Believe it or not, there is a man standing in this picture. It may look like a harmless artistic photograph of a grassy bank with a metal pipe sticking out of it but if you look….really closely…you’ll see….there is a man dressed as a World War II German soldier. Can you see him now?
This was taken in 2011 when Zoe and I visited the Great Central Railway’s World War 2 Weekend which, until this year, has happened annually. Volunteers, reenactors and enthusiasts recreate the Second World War at the stations along the heritage line there. Each station dressed as different stages – Evacuation Britain, Allied Camp at Normandy, Battle ground and Occupied France. Its such an educational, enjoyable and fun visual experience and comes wholly recommended.
When we were allowed outside, at this time of the year county shows and festivals would be popping up all over the UK ,indeed, some of these fairs have been going for many years others, like Hollowell, relatively less. Prior to my visit the the Honley show in 2007 I had only really been to the St Helens Show, the Liverpool Show and the Woolton Show all of which kind of died out in the eighties and nineties having become more trade and commercially orientated than their beginnings.
Back then, being a social media content maker and wandering round filming with your phone out wasn’t as common place as it is now and, of course, back then there were fewer platforms to publish your output. Mine was (and to some extent still is) Livejournal. However, these limitations didnt stop me and so, I walked around the show taking all manner of pictures including this one, which became the main header image for a project I worked on at University some time later.
I also noted how few of the stall owners seemed to have websites to promote their wares. Being a big local food enthusiast I was keen to try and help promote the businesses through my Muckybadger website and dreamed about publishing my own local food enthusiast magazine, tv and radio show and website. Then life and mortgages got in the way and other people got there before me…..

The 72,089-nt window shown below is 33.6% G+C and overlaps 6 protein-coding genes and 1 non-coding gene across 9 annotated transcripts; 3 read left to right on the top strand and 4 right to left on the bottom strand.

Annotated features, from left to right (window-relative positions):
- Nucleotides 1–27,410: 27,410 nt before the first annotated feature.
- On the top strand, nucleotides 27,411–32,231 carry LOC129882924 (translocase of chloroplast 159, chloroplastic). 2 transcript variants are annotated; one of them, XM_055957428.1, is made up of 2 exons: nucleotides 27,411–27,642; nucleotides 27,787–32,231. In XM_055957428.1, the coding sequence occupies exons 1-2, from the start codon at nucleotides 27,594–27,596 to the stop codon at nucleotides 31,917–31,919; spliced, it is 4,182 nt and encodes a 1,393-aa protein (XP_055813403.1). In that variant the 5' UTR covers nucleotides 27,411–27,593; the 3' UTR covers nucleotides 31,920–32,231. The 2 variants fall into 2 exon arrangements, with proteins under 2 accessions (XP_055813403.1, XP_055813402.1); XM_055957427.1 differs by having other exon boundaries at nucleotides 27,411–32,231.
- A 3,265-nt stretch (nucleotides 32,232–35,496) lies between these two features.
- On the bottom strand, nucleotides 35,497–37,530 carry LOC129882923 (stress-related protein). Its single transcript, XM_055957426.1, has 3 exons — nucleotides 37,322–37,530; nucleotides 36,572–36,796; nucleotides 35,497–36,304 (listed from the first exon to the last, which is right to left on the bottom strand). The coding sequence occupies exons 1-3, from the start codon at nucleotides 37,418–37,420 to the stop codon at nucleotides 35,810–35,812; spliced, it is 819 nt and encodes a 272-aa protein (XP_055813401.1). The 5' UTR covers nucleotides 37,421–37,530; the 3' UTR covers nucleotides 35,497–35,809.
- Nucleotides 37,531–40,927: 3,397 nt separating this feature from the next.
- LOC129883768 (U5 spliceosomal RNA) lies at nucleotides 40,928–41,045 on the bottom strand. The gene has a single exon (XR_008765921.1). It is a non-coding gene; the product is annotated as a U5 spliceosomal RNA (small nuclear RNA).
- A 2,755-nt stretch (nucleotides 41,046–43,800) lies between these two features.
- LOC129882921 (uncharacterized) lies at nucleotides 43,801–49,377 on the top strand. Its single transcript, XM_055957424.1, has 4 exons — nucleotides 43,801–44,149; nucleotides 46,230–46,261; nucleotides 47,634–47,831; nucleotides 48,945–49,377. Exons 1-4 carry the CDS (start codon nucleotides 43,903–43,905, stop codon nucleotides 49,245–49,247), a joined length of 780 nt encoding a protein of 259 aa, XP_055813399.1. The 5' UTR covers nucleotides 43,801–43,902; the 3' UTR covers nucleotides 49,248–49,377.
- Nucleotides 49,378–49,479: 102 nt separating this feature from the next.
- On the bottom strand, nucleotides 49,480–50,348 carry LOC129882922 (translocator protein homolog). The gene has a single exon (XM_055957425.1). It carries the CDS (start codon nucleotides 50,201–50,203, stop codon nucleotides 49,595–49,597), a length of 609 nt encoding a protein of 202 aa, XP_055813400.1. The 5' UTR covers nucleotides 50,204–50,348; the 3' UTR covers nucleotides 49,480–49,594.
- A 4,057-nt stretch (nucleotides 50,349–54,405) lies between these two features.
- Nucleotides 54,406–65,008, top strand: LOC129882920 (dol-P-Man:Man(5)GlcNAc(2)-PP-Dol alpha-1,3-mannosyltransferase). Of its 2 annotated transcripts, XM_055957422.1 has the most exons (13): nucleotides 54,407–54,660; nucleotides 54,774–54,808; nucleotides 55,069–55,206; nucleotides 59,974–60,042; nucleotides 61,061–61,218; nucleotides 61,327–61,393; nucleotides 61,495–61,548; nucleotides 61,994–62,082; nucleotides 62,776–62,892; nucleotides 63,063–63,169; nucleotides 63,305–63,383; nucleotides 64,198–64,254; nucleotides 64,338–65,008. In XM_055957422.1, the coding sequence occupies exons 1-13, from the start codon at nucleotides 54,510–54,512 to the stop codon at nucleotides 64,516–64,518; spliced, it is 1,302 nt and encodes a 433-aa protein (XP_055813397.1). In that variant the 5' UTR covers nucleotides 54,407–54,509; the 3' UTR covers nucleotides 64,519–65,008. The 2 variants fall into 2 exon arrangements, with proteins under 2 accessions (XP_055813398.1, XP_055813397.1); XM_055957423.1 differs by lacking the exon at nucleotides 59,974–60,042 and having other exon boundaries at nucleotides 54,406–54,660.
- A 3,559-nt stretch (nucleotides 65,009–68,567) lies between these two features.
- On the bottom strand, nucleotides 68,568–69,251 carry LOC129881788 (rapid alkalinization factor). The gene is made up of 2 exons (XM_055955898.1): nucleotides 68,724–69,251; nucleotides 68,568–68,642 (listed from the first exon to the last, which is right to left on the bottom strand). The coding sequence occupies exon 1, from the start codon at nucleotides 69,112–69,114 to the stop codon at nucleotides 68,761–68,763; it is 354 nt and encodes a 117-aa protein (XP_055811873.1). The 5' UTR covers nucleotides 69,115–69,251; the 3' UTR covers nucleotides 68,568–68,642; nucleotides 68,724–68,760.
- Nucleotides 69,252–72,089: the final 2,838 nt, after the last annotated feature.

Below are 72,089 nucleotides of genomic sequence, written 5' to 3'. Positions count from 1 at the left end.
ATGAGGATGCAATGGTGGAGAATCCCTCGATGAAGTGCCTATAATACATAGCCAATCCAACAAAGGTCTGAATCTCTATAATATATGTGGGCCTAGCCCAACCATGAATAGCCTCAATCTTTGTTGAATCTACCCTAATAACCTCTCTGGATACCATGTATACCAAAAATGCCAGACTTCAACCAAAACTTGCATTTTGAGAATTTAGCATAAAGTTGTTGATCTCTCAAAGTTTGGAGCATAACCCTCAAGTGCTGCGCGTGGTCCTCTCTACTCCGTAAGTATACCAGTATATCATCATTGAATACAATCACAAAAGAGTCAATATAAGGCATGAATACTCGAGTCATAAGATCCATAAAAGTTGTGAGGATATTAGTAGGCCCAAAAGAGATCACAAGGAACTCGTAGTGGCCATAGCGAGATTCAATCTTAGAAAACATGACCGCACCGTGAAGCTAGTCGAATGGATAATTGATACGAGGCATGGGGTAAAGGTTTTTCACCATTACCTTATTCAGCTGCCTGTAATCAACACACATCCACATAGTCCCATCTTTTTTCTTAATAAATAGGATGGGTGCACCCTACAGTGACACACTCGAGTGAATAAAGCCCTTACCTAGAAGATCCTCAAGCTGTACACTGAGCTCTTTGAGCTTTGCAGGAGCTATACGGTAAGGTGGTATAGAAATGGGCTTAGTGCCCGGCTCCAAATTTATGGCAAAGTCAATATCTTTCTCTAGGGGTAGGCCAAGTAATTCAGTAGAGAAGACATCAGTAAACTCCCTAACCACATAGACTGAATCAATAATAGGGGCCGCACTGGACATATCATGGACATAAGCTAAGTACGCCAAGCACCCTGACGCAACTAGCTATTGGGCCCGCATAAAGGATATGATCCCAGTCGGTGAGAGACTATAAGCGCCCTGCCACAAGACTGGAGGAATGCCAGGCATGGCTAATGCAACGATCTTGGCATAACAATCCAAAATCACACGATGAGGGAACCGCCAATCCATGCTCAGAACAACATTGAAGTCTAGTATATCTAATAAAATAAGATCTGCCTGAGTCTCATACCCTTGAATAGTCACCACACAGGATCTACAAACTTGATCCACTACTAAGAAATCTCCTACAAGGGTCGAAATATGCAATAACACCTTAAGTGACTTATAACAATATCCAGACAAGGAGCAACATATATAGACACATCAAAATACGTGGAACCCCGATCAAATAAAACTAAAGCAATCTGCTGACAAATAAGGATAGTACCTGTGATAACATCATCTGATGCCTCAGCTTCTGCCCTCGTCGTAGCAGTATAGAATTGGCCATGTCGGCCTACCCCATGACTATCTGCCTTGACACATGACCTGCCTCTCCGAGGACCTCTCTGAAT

Thirteen years later, many of the businesses I saw at the Honely Show have gone, though some, including Crusy Pies are still going (indeed I saw them at Hollowell last year!). It also brings home how many small businesses rely on shows and festivals for their income and I am concerned about how many will survive this years’ blanket show ban. However, it is refreshing to see that, virus quarantine aside, county and country shows are still popular and hopefully, when we are allowed outside once more, many of the annual shows will return.
So we got to Wakefield on Friday, stayed the night and played with little Merrie May (or Bonnie as she is known o_0 dont ask) Then Saturday morning we set off up the A1 to the lovely village (or really tiny town) of Masham.
Masham has not one, but two brewerys (Blacksheep & Theakstons) , a lovely river running through it (the River Ure), a church, a cricket pitch and several music festivals a year. This weekend was billed as the Blacksheep Music Festival which was mainly folk based but also had Morris men and rappers (didnt see any sword dancers).
Once we had arrived, greeted Becky, Jim, Becky’s dad, Rachael, Beckys sister and brother Sarah and Ricky and a few new faces, navigated the minefield of cow pats and erected our “stand up inside” tent, we sat down for a brief lunch and beer before setting off to the Bruce Arms to watch a troupe of rappers with their sticks dance merrily to contemporary music while supping fine ale. We then made our way to the town/village hall where the band Waking the Witch did their bit then on to the White Bear where the heat forced us to sit in the cool interior and listen to the Hall Brothers through the window.
We then tootled back to camp in the searing heat, had a crazy barbeque and a few tinnies then set back into town for an evening in the Blacksheep Brewery and the god awful racket that was Stanley Accrington (if anyone says hes good, theyre telling big huge Everest size porkies) and the lovely Flossie Malavialle. More beer was imbibed then we undertook a futile quest for chips resulting in us returning to the camp for bacon sandwiches.
Then the real fun began. Jim and Beckys dad got out their guitar and we started a good old sing along to be joined by a fair few other campers with their instruments. angelhands and I snook off to bed at about 1am but the campside fun went on until the early hours of the morning. As we said often, “In preparation for the annual Anglesey sojourn in 5 weeks time”
Sunday was just too hot. We broke camp and returned to Wakefield for lunch but the heat and lack of sleep got the better of me so I ended up having a “siesta”. Back on the road at 3pm and just as we got to the highest point on the M62, the heavens decided to open and we ended up floating down the other side of the Pennines. At home I tucked into a good old chippy dinner in front of the last episode of Dr Who, a well deserved shower followed. Then a bowl of popcorn and Sarah Michelle Gellar inThe Grudge which was an interesting slant on the original Japanese version Ju-On. Good none the less.